People with post-traumatic stress disorder missing out on treatment

A million Australians are suffering post-traumatic stress disorder (PTSD), but a lack of adequately trained mental health workers means that many are not receiving the specialised treatment they need, according to clinical psychologist Professor Mark Creamer, a keynote speaker at the APS Clinical Psychology Conference in Sydney this week.

APS Fellow and trauma expert Professor Creamer, a former director of the Australian Centre for Posttraumatic Mental Health, said, ”We have high rates of PTSD in our community but worryingly only around 30% of people seek help; however, even if they do seek help most won’t be able to access best-practice treatment.”

PTSD is caused by significant traumatic events such as major disasters, war, sexual or physical assault, motor-vehicle accidents and torture.

Prof Creamer said there was now international consensus that psychological interventions that involve people confronting their traumatic memories were the most effective.  Of these trauma-focussed therapies, exposure therapy has the largest body of evidence to support it.
“Unfortunately, there aren’t enough services or trained clinicians to deliver exposure therapy to those in need,” he said.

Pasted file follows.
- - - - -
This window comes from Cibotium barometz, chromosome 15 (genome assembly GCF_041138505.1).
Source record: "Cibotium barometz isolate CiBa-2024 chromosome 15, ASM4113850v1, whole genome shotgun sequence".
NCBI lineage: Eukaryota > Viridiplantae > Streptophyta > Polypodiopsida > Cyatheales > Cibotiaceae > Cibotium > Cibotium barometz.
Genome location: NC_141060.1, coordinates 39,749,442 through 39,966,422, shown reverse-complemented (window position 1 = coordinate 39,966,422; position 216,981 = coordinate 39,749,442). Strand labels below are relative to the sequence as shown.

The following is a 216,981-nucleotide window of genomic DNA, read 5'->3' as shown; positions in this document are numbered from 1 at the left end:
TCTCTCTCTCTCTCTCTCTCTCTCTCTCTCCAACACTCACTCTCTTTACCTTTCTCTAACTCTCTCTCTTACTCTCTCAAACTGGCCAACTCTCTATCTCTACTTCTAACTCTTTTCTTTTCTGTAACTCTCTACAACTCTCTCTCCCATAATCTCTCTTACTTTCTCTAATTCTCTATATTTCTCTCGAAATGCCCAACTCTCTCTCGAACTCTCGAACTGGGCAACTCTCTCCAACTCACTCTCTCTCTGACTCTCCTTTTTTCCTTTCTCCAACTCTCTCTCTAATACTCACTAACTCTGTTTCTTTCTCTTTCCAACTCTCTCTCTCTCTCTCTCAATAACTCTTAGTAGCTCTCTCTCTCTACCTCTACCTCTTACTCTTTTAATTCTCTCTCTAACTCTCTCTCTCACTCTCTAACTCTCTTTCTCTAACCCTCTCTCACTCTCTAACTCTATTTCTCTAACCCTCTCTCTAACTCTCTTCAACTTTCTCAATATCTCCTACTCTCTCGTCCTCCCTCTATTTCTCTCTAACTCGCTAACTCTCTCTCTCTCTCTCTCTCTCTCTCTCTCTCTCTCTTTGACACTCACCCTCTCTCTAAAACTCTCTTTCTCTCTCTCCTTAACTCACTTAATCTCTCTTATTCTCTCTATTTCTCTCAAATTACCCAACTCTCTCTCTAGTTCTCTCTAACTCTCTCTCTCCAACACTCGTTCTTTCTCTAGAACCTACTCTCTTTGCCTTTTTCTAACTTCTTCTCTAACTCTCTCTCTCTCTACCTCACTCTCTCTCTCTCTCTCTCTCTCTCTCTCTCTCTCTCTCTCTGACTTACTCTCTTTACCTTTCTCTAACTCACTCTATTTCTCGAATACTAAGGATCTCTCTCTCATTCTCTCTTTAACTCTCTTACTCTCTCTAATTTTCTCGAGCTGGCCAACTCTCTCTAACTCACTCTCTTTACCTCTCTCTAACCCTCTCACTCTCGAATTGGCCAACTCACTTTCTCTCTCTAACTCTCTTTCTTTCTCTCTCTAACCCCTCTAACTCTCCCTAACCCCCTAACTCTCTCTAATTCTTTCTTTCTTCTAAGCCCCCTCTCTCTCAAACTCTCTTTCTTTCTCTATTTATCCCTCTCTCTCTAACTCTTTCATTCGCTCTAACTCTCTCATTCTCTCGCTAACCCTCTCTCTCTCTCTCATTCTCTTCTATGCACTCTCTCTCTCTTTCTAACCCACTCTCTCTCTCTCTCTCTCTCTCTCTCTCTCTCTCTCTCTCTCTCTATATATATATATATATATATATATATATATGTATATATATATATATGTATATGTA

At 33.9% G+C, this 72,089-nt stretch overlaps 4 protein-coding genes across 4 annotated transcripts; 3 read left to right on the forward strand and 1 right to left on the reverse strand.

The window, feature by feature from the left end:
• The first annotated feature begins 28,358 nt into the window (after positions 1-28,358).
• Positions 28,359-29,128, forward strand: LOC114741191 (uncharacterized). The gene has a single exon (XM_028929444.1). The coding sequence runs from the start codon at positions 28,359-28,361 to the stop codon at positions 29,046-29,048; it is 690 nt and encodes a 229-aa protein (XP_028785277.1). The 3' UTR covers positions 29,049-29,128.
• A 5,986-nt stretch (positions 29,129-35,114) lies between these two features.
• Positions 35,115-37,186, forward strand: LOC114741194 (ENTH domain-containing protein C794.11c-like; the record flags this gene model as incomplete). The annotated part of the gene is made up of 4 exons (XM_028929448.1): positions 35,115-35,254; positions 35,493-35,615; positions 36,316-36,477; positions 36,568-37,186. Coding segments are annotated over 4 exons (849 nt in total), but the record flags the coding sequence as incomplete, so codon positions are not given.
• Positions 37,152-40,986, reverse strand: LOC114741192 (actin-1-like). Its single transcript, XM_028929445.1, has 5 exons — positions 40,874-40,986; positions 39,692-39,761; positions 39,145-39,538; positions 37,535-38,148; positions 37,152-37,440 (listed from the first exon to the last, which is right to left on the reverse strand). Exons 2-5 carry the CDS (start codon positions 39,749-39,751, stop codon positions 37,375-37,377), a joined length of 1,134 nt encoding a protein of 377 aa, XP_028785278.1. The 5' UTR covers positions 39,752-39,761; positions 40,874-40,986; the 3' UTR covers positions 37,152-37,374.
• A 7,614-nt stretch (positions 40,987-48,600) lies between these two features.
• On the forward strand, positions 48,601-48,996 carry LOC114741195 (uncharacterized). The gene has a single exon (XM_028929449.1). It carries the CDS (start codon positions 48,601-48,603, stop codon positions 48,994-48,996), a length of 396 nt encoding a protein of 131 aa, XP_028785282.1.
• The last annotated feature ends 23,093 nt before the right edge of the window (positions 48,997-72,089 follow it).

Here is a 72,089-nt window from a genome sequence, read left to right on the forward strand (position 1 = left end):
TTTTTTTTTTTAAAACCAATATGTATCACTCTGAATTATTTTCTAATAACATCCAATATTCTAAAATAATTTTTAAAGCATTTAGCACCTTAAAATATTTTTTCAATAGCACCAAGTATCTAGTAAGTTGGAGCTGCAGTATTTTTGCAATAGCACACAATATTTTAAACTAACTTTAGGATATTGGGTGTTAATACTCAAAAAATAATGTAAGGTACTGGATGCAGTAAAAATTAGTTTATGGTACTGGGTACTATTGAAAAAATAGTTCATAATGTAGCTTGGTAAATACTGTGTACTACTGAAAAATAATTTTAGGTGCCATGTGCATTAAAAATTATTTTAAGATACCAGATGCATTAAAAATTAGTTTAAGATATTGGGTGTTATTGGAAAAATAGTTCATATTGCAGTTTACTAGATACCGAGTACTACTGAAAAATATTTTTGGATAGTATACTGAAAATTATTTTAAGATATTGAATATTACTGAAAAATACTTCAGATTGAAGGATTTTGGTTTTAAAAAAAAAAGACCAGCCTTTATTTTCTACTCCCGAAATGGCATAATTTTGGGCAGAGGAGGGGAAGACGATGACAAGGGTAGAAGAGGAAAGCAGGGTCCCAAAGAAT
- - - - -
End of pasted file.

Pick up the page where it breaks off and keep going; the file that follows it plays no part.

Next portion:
Exposure treatment involves confronting the traumatic memory in a safe and controlled way, and dealing with thoughts and beliefs associated with the experience until the memory no longer creates high levels of distress.

“Because memories can cause intense fear, anxiety and distress, people often want to escape or avoid anything associated with the event.  Although this provides temporary relief, it is one of the main reasons people don’t recover,” Professor Creamer said. 

Failure to treat Post Traumatic Stress Disorder can cause ongoing difficulties in people’s lives: relationship problems; poor sleep; withdrawal from places, thoughts and feelings; irritability and physical complaints such as fatigue and headaches.  Many people will also suffer disorders such as depression, substance use and anxiety.

Professor Creamer said: “It is vital that we train more psychologists to better recognise and treat this complex condition if we are to meet the needs of the community.”
Professor Creamer‘s presentation on Friday 29 June at the Conference aims to upskill clinical psychologists to implement exposure treatment in clinical practice.


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